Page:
Why Do We Need To Ask?

Toward the end of March I sent out a blog referencing President Eisenhower’s identification of the military-industrial complex in his presidential farewell address.  Professor Steve in Hawaii referred another speech by Ike to me titled “The Chance for Peace” which was given much earlier in 1953.  As Supreme Allied Commander and highest ranking military officer during World War II, he knows of what he speaks.  Remember, he’s referring to the 1956 dollar.

“Every gun that is made, every warship launched, every rocket fired signifies, in the final sense, a theft from those who hunger and are not fed, those who are cold and are not clothed. This world in arms is not spending money alone. It is spending the sweat of its laborers, the genius of its scientists, the hopes of its children. The cost of one modern heavy bomber is this: a modern brick school in more than 30 cities. It is two electric power plants, each serving a town of 60,000 population. It is two fine, fully equipped hospitals. It is some fifty miles of concrete pavement. We pay for a single fighter plane with a half million bushels of wheat. We pay for a single destroyer with new homes that could have housed more than 8,000 people. This is, I repeat, the best way of life to be found on the road the world has been taking. This is not a way of life at all, in any true sense. Under the cloud of threatening war, it is humanity hanging from a cross of iron….is there no other way the world may live?”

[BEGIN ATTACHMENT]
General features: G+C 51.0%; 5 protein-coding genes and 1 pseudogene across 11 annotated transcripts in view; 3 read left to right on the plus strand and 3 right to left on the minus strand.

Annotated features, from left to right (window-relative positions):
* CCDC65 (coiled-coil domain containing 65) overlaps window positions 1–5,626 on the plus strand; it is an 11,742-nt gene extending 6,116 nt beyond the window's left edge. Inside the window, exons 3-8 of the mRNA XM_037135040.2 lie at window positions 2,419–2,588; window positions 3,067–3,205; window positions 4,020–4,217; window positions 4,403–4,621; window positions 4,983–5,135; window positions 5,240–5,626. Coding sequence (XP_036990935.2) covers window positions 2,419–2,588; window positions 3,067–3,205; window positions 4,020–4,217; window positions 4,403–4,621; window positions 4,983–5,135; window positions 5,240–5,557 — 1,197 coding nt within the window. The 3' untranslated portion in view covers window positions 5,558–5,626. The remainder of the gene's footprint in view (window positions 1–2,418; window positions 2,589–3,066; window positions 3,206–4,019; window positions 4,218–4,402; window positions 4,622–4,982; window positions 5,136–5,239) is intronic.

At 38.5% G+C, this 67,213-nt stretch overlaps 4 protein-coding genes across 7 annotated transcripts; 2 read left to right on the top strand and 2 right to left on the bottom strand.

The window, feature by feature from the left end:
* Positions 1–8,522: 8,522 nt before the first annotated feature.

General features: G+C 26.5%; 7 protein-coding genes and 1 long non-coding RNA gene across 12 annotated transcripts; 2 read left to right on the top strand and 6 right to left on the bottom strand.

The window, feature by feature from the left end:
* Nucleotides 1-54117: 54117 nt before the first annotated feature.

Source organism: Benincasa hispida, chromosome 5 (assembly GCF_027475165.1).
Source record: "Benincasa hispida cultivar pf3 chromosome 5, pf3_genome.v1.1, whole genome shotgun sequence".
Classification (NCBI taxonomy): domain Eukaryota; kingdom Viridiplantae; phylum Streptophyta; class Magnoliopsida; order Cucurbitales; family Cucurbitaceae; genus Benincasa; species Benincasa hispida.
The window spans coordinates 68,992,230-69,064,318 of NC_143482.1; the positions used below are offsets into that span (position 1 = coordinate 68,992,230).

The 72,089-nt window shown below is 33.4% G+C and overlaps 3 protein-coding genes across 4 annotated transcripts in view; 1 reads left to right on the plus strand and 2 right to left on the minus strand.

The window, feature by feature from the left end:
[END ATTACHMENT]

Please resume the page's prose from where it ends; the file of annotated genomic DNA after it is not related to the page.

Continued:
I find such thoughts especially poignant at this time.  England has reportedly just decided to revoke arms export licenses from over 160 manufacturers.  And apparently JPMorgan Chase is being required to have shareholders vote on a resolution barring the firm from doing business with companies tied to genocide.  The bank tried to block the ballot proposal, arguing shareholders wouldn’t fully understand what implementation would mean.  We do live in a strange world, or at least some banks do.